paul

DFO Veteran
Joined
Aug 5, 2005
Messages
2,821
Reaction score
649
Location
Lewisville, TX
I do not understand the thinking of those who hate solos. How can you hate hearing your instrument being featured? Why should drums be treated differently from the other instruments in the band?

I've always felt that soloing is part of playing drums. Regardless of the genre, you have to expect that you're going to be called on to solo at some point. When that happens you just do your best to play something that fits and displays your instrument favorably, and preferably musically.
 

bpaluzzi

Very well Known Member
Joined
Jan 8, 2008
Messages
1,095
Reaction score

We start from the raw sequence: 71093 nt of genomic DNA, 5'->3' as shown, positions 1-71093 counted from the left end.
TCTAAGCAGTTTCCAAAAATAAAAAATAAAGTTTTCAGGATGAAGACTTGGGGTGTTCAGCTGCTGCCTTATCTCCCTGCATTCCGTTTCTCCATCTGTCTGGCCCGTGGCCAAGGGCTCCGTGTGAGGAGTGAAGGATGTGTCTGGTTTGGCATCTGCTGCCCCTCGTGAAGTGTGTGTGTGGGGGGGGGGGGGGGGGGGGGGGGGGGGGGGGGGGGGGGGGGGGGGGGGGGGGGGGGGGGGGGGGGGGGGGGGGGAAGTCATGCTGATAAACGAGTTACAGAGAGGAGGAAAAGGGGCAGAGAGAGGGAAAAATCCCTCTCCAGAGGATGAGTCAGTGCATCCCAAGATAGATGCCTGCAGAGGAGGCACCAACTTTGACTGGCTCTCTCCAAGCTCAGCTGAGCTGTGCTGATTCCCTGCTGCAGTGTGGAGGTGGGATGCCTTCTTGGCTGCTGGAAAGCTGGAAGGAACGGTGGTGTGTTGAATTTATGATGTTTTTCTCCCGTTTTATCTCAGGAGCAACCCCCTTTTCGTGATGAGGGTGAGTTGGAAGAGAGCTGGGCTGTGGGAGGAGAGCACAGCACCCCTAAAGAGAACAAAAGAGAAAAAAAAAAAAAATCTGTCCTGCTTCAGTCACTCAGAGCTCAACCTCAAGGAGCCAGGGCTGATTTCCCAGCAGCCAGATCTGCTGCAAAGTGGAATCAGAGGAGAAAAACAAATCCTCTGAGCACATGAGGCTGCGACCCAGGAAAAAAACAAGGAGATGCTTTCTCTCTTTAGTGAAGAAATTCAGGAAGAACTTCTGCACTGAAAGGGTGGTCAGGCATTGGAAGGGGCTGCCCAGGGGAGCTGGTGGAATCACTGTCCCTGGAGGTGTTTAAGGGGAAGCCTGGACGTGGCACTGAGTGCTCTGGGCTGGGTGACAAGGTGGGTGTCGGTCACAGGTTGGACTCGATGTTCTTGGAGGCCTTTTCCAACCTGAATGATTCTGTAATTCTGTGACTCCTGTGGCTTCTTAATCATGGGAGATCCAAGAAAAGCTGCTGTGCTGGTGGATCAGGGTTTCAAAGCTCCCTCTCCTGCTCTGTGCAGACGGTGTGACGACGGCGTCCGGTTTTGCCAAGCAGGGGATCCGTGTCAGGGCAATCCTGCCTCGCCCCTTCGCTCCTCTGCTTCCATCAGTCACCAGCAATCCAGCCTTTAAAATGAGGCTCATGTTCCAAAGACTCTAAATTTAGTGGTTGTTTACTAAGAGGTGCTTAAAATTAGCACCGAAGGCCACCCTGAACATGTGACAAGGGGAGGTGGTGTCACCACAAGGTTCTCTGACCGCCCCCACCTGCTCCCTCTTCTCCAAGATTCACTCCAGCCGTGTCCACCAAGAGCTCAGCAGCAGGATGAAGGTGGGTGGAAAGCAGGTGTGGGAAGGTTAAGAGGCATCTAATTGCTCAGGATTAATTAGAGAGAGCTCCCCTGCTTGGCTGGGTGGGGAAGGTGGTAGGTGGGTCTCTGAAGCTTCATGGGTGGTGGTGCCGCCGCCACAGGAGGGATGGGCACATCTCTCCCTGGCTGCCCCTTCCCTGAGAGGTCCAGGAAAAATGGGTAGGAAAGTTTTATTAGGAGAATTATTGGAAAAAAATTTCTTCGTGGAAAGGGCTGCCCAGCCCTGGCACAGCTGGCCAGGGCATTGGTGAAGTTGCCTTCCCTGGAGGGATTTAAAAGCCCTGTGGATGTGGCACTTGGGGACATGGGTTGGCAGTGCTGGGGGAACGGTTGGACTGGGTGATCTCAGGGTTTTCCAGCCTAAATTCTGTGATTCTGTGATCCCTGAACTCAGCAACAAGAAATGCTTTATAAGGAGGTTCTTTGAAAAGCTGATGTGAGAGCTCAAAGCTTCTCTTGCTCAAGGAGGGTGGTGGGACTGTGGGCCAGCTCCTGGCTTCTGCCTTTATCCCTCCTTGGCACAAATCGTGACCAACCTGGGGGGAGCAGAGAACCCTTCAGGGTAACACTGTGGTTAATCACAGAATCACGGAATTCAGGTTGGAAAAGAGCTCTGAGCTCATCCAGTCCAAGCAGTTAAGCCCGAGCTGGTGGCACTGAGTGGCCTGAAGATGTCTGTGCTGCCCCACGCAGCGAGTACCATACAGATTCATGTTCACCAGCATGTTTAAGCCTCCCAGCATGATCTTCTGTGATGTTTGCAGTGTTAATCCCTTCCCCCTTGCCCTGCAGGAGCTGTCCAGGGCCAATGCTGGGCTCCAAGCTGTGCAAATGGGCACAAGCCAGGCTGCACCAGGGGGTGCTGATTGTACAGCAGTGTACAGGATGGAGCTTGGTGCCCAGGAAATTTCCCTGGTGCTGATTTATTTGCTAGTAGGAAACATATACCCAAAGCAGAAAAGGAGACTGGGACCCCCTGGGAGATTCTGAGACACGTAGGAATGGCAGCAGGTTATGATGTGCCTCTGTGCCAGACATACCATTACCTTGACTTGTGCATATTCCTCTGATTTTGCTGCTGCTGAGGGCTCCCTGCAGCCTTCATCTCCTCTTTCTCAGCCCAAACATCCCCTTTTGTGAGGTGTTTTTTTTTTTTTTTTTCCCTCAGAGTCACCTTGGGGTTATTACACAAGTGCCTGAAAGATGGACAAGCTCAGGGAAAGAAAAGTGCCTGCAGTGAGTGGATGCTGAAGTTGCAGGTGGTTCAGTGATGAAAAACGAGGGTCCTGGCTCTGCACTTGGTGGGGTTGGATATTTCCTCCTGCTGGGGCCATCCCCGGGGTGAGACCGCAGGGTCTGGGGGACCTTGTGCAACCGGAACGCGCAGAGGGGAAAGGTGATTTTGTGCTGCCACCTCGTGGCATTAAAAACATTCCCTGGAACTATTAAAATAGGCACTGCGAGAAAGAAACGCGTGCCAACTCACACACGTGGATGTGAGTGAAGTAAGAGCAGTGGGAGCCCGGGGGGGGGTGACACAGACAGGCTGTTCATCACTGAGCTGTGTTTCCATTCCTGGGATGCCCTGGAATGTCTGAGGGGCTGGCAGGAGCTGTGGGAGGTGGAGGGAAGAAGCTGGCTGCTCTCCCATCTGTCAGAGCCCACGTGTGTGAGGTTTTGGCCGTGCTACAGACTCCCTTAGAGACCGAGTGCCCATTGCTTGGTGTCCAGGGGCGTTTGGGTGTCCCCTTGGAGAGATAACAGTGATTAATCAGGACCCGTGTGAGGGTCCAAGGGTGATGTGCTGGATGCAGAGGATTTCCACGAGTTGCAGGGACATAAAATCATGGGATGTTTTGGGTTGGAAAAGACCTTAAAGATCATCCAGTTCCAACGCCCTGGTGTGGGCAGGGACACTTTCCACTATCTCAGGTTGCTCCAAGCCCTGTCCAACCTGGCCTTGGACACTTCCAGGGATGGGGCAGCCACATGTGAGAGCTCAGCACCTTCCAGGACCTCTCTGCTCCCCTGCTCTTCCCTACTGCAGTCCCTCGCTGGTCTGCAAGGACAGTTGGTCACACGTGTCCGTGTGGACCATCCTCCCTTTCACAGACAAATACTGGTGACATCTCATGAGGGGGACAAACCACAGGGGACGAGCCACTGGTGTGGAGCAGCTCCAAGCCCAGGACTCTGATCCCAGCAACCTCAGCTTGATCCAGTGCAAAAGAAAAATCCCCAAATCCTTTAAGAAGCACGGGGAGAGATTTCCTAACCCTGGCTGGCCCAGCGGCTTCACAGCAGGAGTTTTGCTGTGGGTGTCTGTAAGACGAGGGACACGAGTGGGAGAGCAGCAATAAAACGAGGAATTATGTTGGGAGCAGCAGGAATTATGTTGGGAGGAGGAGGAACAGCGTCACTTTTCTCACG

1,462
Location
SF Bay Area
I do not understand the thinking of those who hate solos. How can you hate hearing your instrument being featured? Why should drums be treated differently from the other instruments in the band?

- Drums are not by their nature a melodic instrument
- Drum solos are often quite different from other instrument solos - a guitar solo is taking place over the form of a song, with the rest of the band still playing. Drum solos are often "everyone leaves the stage and lets our drummer do their thing
- Most drummers are not good soloists, and think that playing the fastest stuff possible is how to make a good solo

If a guitar/horn solo meant the rest of the band leaving the stage, and the guitarist whipping through as many fast scales as they know, I wouldn't like those either.